Juno will be the first long-term mission in Jupiter's system since the Galileo mission, which ran in the 1990s and 2000s. Juno will arrive on July 4 and make an incredible, 106-day orbit before settling into a mapping orbit that will bring it roughly 3,000 miles above Jupiter at its closest. The spacecraft will regularly whizz out closer towards Jupiter's moons to avoid radiation from the giant planet, then pull back in to do more mapping. Its nominal mission ends in 2017, but could be extended if the spacecraft is healthy and funds permit.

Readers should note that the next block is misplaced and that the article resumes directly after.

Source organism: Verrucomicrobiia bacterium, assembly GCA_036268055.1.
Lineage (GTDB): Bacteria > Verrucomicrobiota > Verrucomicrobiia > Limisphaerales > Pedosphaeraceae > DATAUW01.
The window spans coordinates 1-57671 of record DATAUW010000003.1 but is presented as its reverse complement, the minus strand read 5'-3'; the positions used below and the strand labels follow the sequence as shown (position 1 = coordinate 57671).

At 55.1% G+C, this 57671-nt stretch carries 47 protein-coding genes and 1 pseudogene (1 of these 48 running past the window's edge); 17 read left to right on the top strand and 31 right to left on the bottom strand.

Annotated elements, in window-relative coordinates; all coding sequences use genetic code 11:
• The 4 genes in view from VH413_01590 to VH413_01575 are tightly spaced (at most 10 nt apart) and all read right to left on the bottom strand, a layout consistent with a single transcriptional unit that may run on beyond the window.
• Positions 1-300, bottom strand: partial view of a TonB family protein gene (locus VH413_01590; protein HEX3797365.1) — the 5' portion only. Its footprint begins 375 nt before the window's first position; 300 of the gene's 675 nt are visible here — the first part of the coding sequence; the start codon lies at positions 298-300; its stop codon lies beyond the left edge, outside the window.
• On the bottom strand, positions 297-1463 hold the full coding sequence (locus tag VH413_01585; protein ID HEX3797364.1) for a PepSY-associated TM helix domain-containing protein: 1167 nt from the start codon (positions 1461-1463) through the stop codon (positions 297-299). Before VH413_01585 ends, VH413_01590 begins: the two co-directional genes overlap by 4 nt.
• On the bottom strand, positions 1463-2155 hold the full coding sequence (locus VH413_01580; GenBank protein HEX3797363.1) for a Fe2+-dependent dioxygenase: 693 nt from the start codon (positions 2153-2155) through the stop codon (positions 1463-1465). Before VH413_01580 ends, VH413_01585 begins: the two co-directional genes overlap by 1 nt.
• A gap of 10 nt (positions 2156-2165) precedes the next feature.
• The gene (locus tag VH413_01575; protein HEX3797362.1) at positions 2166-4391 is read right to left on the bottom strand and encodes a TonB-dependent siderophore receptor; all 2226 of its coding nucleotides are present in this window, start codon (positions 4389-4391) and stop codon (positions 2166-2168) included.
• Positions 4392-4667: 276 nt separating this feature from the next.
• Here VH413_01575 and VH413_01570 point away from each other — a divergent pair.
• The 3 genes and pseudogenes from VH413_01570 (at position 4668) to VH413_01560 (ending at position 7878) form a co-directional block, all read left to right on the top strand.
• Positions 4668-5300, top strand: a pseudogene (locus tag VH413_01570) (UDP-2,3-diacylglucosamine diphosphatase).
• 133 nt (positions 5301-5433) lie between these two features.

Juno will probe the origins of Jupiter, such as how the planet was formed, whether it has a core, and how its magnetic field behaves. The answers are supposed to yield some clues about how the solar system came to be. Also, when we learn about Jupiter we may be able to extrapolate some of the findings to Jupiter-sized exoplanets, giving us thoughts about solar system creation more generally in the universe.
Image: Artist's impression of the Juno mission at Jupiter. Credit: NASA